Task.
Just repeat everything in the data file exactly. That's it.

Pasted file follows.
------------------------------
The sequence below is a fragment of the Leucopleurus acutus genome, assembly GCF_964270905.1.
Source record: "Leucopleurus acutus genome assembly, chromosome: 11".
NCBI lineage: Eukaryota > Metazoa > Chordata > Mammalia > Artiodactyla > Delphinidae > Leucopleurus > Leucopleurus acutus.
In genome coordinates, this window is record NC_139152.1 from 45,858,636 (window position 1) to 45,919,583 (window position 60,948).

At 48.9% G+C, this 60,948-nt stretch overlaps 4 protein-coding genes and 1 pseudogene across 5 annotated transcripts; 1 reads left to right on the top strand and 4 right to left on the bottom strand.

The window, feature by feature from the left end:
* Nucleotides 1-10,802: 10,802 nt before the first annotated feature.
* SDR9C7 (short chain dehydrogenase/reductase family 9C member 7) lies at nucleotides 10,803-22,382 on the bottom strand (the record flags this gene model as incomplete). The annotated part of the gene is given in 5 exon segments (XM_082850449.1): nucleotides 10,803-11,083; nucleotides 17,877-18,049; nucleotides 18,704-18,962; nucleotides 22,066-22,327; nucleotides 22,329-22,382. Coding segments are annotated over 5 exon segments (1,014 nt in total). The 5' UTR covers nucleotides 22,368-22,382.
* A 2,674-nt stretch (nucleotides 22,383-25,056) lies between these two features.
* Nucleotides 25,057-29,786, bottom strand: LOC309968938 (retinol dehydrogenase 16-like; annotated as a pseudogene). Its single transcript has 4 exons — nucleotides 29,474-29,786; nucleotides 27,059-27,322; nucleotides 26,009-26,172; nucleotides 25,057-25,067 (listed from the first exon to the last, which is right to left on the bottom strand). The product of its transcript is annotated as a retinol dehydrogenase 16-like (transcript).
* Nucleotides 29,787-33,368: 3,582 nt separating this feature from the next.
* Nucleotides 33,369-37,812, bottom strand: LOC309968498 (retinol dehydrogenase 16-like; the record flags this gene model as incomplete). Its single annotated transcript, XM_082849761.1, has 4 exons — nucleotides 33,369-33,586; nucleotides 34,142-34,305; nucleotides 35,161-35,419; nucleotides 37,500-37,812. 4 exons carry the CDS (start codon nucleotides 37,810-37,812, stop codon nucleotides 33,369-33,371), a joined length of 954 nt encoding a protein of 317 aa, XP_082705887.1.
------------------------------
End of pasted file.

The sequence below is a fragment of the Leucopleurus acutus genome, assembly GCF_964270905.1.
Source record: "Leucopleurus acutus genome assembly, chromosome: 11".
NCBI lineage: Eukaryota > Metazoa > Chordata > Mammalia > Artiodactyla > Delphinidae > Leucopleurus > Leucopleurus acutus.
In genome coordinates, this window is record NC_139152.1 from 45,858,636 (window position 1) to 45,919,583 (window position 60,948).

At 48.9% G+C, this 60,948-nt stretch overlaps 4 protein-coding genes and 1 pseudogene across 5 annotated transcripts; 1 reads left to right on the top strand and 4 right to left on the bottom strand.

The window, feature by feature from the left end:
* Nucleotides 1-10,802: 10,802 nt before the first annotated feature.
* SDR9C7 (short chain dehydrogenase/reductase family 9C member 7) lies at nucleotides 10,803-22,382 on the bottom strand (the record flags this gene model as incomplete). The annotated part of the gene is given in 5 exon segments (XM_082850449.1): nucleotides 10,803-11,083; nucleotides 17,877-18,049; nucleotides 18,704-18,962; nucleotides 22,066-22,327; nucleotides 22,329-22,382. Coding segments are annotated over 5 exon segments (1,014 nt in total). The 5' UTR covers nucleotides 22,368-22,382.
* A 2,674-nt stretch (nucleotides 22,383-25,056) lies between these two features.
* Nucleotides 25,057-29,786, bottom strand: LOC309968938 (retinol dehydrogenase 16-like; annotated as a pseudogene). Its single transcript has 4 exons — nucleotides 29,474-29,786; nucleotides 27,059-27,322; nucleotides 26,009-26,172; nucleotides 25,057-25,067 (listed from the first exon to the last, which is right to left on the bottom strand). The product of its transcript is annotated as a retinol dehydrogenase 16-like (transcript).
* Nucleotides 29,787-33,368: 3,582 nt separating this feature from the next.
* Nucleotides 33,369-37,812, bottom strand: LOC309968498 (retinol dehydrogenase 16-like; the record flags this gene model as incomplete). Its single annotated transcript, XM_082849761.1, has 4 exons — nucleotides 33,369-33,586; nucleotides 34,142-34,305; nucleotides 35,161-35,419; nucleotides 37,500-37,812. 4 exons carry the CDS (start codon nucleotides 37,810-37,812, stop codon nucleotides 33,369-33,371), a joined length of 954 nt encoding a protein of 317 aa, XP_082705887.1.